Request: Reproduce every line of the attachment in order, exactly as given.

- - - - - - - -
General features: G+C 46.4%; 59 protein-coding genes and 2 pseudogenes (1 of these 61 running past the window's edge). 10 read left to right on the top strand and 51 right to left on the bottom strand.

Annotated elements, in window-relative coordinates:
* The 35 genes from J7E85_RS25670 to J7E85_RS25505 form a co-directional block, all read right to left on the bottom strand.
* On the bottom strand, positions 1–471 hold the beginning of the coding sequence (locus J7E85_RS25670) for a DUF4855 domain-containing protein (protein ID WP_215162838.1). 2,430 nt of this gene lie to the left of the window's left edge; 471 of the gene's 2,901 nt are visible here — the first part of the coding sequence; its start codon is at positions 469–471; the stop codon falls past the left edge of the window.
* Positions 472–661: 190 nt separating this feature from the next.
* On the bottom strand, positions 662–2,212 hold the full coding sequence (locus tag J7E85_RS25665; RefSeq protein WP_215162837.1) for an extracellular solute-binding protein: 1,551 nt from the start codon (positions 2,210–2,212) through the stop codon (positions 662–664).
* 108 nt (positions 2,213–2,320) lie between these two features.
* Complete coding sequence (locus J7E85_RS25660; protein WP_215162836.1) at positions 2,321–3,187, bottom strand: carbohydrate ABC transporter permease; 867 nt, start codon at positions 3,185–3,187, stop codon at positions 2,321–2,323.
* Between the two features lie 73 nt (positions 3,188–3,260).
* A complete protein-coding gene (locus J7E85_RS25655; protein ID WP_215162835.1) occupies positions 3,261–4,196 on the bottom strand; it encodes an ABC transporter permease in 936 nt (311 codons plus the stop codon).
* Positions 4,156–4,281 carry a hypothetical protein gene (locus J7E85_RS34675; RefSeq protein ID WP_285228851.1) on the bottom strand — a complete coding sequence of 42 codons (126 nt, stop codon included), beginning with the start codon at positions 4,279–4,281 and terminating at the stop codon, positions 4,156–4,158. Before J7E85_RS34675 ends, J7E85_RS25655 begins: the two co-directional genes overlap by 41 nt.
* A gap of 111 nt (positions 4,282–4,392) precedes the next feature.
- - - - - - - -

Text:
General features: G+C 46.4%; 59 protein-coding genes and 2 pseudogenes (1 of these 61 running past the window's edge). 10 read left to right on the top strand and 51 right to left on the bottom strand.

Annotated elements, in window-relative coordinates:
* The 35 genes from J7E85_RS25670 to J7E85_RS25505 form a co-directional block, all read right to left on the bottom strand.
* On the bottom strand, positions 1–471 hold the beginning of the coding sequence (locus J7E85_RS25670) for a DUF4855 domain-containing protein (protein ID WP_215162838.1). 2,430 nt of this gene lie to the left of the window's left edge; 471 of the gene's 2,901 nt are visible here — the first part of the coding sequence; its start codon is at positions 469–471; the stop codon falls past the left edge of the window.
* Positions 472–661: 190 nt separating this feature from the next.
* On the bottom strand, positions 662–2,212 hold the full coding sequence (locus tag J7E85_RS25665; RefSeq protein WP_215162837.1) for an extracellular solute-binding protein: 1,551 nt from the start codon (positions 2,210–2,212) through the stop codon (positions 662–664).
* 108 nt (positions 2,213–2,320) lie between these two features.
* Complete coding sequence (locus J7E85_RS25660; protein WP_215162836.1) at positions 2,321–3,187, bottom strand: carbohydrate ABC transporter permease; 867 nt, start codon at positions 3,185–3,187, stop codon at positions 2,321–2,323.
* Between the two features lie 73 nt (positions 3,188–3,260).
* A complete protein-coding gene (locus J7E85_RS25655; protein ID WP_215162835.1) occupies positions 3,261–4,196 on the bottom strand; it encodes an ABC transporter permease in 936 nt (311 codons plus the stop codon).
* Positions 4,156–4,281 carry a hypothetical protein gene (locus J7E85_RS34675; RefSeq protein ID WP_285228851.1) on the bottom strand — a complete coding sequence of 42 codons (126 nt, stop codon included), beginning with the start codon at positions 4,279–4,281 and terminating at the stop codon, positions 4,156–4,158. Before J7E85_RS34675 ends, J7E85_RS25655 begins: the two co-directional genes overlap by 41 nt.
* A gap of 111 nt (positions 4,282–4,392) precedes the next feature.